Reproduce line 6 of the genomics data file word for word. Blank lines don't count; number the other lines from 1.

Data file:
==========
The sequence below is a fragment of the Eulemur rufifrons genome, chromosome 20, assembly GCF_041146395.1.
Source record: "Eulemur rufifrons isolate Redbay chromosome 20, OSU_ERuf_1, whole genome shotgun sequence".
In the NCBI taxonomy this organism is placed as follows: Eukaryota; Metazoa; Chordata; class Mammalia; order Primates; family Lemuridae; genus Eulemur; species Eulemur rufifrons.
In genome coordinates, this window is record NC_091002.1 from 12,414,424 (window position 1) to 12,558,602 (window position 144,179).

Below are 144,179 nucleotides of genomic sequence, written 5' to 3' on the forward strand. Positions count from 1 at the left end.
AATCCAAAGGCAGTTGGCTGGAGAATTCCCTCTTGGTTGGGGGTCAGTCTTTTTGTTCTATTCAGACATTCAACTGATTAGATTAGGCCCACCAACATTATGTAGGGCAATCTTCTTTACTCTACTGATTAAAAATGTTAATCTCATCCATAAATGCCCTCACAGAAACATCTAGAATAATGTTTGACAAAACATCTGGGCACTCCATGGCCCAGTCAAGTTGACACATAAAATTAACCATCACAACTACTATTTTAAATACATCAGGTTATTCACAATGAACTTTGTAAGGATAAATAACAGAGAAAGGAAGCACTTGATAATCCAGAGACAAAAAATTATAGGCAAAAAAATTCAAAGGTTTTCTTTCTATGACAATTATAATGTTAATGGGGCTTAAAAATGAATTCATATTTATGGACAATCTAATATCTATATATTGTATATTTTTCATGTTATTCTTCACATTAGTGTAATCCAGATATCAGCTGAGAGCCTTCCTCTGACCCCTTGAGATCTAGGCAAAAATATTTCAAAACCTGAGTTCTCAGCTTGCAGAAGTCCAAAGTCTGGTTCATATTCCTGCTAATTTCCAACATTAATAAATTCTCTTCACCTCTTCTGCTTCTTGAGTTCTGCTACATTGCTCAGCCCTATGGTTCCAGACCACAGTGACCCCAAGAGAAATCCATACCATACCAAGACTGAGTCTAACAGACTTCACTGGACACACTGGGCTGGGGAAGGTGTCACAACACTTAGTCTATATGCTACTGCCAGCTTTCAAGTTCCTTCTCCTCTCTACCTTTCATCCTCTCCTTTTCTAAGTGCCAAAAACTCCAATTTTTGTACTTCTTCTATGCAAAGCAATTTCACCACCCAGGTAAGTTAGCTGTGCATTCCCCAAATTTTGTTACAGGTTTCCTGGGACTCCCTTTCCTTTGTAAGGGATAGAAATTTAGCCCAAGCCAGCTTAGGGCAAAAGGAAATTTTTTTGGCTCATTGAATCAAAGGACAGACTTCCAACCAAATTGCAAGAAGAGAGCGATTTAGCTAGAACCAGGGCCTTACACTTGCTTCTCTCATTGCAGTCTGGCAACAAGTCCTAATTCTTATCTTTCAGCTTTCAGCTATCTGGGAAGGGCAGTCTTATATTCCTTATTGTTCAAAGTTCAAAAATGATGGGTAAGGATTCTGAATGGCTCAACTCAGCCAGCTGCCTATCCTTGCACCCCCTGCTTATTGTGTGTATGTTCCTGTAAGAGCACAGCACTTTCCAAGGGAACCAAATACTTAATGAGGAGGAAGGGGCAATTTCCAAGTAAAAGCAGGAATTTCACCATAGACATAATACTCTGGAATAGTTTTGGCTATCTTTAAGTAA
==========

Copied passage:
AATCCAAAGGCAGTTGGCTGGAGAATTCCCTCTTGGTTGGGGGTCAGTCTTTTTGTTCTATTCAGACATTCAACTGATTAGATTAGGCCCACCAACATTATGTAGGGCAATCTTCTTTACTCTACTGATTAAAAATGTTAATCTCATCCATAAATGCCCTCACAGAAACATCTAGAATAATGTTTGACAAAACATCTGGGCACTCCATGGCCCAGTCAAGTTGACACATAAAATTAACCATCACAACTACTATTTTAAATACATCAGGTTATTCACAATGAACTTTGTAAGGATAAATAACAGAGAAAGGAAGCACTTGATAATCCAGAGACAAAAAATTATAGGCAAAAAAATTCAAAGGTTTTCTTTCTATGACAATTATAATGTTAATGGGGCTTAAAAATGAATTCATATTTATGGACAATCTAATATCTATATATTGTATATTTTTCATGTTATTCTTCACATTAGTGTAATCCAGATATCAGCTGAGAGCCTTCCTCTGACCCCTTGAGATCTAGGCAAAAATATTTCAAAACCTGAGTTCTCAGCTTGCAGAAGTCCAAAGTCTGGTTCATATTCCTGCTAATTTCCAACATTAATAAATTCTCTTCACCTCTTCTGCTTCTTGAGTTCTGCTACATTGCTCAGCCCTATGGTTCCAGACCACAGTGACCCCAAGAGAAATCCATACCATACCAAGACTGAGTCTAACAGACTTCACTGGACACACTGGGCTGGGGAAGGTGTCACAACACTTAGTCTATATGCTACTGCCAGCTTTCAAGTTCCTTCTCCTCTCTACCTTTCATCCTCTCCTTTTCTAAGTGCCAAAAACTCCAATTTTTGTACTTCTTCTATGCAAAGCAATTTCACCACCCAGGTAAGTTAGCTGTGCATTCCCCAAATTTTGTTACAGGTTTCCTGGGACTCCCTTTCCTTTGTAAGGGATAGAAATTTAGCCCAAGCCAGCTTAGGGCAAAAGGAAATTTTTTTGGCTCATTGAATCAAAGGACAGACTTCCAACCAAATTGCAAGAAGAGAGCGATTTAGCTAGAACCAGGGCCTTACACTTGCTTCTCTCATTGCAGTCTGGCAACAAGTCCTAATTCTTATCTTTCAGCTTTCAGCTATCTGGGAAGGGCAGTCTTATATTCCTTATTGTTCAAAGTTCAAAAATGATGGGTAAGGATTCTGAATGGCTCAACTCAGCCAGCTGCCTATCCTTGCACCCCCTGCTTATTGTGTGTATGTTCCTGTAAGAGCACAGCACTTTCCAAGGGAACCAAATACTTAATGAGGAGGAAGGGGCAATTTCCAAGTAAAAGCAGGAATTTCACCATAGACATAATACTCTGGAATAGTTTTGGCTATCTTTAAGTAA